In parallel with the U.S.-Korea deal, officials from the Conservative government in Canada have been pushing to sign a similar bilateral deal. Labour unions in both countries have opposed the deal, including the Canadian Autoworkers Union (CAW). The CAW stated, “We refuse to enter into a competition with Korean workers for future prosperity. Working people in all countries have the right to job security, fair trade, and economic and social development.”
In an attempt to understand the drive from U.S. and Canadian officials to secure bilateral trade deals with Korea, Stefan Christoff spoke with Christine Ahn of Korean Americans for Fair Trade on the bilateral trade accords and grassroots opposition in Korea.
Stefan Christoff: Concerning the Korea-U.S. Free Trade Agreement and also the Canada-Korea FTA, can you outline how this agreement will impact environmental and labour standards in South Korea, Canada and the U.S.?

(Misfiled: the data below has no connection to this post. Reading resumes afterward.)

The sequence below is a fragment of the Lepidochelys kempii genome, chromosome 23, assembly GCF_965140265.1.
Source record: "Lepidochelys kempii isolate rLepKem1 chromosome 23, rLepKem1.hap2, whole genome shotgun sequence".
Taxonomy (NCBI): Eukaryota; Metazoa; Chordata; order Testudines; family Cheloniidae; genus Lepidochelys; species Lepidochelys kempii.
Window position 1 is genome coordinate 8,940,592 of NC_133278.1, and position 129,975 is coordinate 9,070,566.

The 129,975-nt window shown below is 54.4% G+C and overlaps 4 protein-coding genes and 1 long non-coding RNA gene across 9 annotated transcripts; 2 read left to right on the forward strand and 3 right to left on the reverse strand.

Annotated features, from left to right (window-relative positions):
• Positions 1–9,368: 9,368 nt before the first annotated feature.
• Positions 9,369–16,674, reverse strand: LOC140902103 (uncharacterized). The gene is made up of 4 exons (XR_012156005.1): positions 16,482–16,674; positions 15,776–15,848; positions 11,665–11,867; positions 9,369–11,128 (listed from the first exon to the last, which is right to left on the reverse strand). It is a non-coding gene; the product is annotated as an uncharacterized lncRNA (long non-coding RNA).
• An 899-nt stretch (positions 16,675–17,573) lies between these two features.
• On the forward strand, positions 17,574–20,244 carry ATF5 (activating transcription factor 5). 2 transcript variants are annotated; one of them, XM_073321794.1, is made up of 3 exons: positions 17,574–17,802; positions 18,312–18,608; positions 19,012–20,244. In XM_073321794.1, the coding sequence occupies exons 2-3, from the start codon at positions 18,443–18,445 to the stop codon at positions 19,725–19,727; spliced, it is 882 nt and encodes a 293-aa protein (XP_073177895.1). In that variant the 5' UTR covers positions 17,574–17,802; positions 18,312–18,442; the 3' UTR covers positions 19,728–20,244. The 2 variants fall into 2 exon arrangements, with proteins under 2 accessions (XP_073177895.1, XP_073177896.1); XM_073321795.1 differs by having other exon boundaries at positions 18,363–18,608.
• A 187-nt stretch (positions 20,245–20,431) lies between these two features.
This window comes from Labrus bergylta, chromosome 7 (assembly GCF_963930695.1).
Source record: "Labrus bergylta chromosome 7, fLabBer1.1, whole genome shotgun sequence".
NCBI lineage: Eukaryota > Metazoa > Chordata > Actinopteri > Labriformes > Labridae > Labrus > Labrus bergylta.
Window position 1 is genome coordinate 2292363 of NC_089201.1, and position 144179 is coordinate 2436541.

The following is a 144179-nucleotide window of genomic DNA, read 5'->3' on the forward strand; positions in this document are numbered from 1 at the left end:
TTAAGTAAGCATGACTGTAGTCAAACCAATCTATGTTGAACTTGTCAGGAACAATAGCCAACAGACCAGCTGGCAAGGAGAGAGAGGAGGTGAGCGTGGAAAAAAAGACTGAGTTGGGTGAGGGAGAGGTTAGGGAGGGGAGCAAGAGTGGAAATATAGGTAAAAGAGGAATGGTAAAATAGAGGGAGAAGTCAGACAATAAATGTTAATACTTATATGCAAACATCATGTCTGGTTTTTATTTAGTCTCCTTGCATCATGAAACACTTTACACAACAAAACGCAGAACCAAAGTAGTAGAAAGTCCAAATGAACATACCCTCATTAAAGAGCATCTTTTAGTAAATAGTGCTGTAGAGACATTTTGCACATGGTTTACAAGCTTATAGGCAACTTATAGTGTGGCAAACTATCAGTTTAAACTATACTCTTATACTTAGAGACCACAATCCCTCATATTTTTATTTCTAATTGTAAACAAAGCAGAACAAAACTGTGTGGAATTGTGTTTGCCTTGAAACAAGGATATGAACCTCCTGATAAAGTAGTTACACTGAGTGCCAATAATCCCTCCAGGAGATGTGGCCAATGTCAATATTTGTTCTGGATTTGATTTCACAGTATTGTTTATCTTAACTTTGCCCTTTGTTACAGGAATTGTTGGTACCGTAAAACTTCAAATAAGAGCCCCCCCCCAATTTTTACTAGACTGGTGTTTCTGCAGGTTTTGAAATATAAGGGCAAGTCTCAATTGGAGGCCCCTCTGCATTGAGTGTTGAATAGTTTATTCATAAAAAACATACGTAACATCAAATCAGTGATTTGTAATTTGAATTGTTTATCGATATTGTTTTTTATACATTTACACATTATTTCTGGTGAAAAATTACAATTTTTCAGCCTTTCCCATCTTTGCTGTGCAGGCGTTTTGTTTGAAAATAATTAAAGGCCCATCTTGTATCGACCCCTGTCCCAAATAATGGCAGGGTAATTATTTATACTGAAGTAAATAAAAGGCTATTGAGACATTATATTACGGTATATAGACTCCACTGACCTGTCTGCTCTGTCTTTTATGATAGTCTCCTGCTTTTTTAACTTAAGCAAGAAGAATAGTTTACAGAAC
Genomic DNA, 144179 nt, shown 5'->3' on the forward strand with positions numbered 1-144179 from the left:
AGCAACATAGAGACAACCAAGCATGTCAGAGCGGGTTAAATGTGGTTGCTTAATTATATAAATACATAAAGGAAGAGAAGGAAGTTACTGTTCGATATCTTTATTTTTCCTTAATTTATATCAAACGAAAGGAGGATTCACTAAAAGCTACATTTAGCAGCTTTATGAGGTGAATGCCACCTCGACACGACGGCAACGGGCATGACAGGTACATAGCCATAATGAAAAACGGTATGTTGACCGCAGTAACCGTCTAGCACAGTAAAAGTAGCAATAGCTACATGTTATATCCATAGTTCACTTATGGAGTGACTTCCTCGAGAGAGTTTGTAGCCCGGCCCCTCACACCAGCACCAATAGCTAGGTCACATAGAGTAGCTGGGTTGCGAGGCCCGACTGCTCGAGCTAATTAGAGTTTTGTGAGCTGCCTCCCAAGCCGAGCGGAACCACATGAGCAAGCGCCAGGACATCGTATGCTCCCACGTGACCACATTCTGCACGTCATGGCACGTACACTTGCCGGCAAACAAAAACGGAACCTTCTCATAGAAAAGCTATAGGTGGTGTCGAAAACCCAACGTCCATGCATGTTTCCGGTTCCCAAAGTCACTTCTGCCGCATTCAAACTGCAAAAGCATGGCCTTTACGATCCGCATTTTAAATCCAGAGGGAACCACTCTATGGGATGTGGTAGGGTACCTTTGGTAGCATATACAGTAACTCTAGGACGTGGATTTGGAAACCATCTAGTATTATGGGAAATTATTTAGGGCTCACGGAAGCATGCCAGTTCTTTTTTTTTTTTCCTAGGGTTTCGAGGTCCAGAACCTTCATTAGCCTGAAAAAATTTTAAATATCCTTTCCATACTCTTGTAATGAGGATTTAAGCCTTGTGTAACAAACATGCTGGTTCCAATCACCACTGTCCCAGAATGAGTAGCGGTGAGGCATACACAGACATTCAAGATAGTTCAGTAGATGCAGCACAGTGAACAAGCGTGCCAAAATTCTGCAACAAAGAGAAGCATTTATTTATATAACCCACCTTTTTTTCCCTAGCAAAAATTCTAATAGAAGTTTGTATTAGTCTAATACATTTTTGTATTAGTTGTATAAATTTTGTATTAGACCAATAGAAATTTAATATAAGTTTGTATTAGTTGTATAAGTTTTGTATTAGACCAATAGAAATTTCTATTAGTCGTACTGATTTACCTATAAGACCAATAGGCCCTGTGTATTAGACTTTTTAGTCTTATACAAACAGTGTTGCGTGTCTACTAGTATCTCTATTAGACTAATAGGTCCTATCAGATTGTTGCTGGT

Christine Ahn: Impacts on working people stemming from the North American Free Trade Agreement (NAFTA) in Canada, Mexico and the U.S. make it clear that extending similar trade policies to Korea will only create further damage [for] all countries involved.
Essentially, economic and trade policy being pushed on Korea through the WTO and the IMF-imposed structural adjustment following the Asian financial crisis in the late 1990s have moved Korea from a relatively self-reliant, industrial and agrarian economy to an economy increasingly dependent on exports and international market trends. This economic transformation, led by structural adjustment, broke the backbone of the trade union movement. Today in Korea over 50 per cent of the workforce are now irregular workers.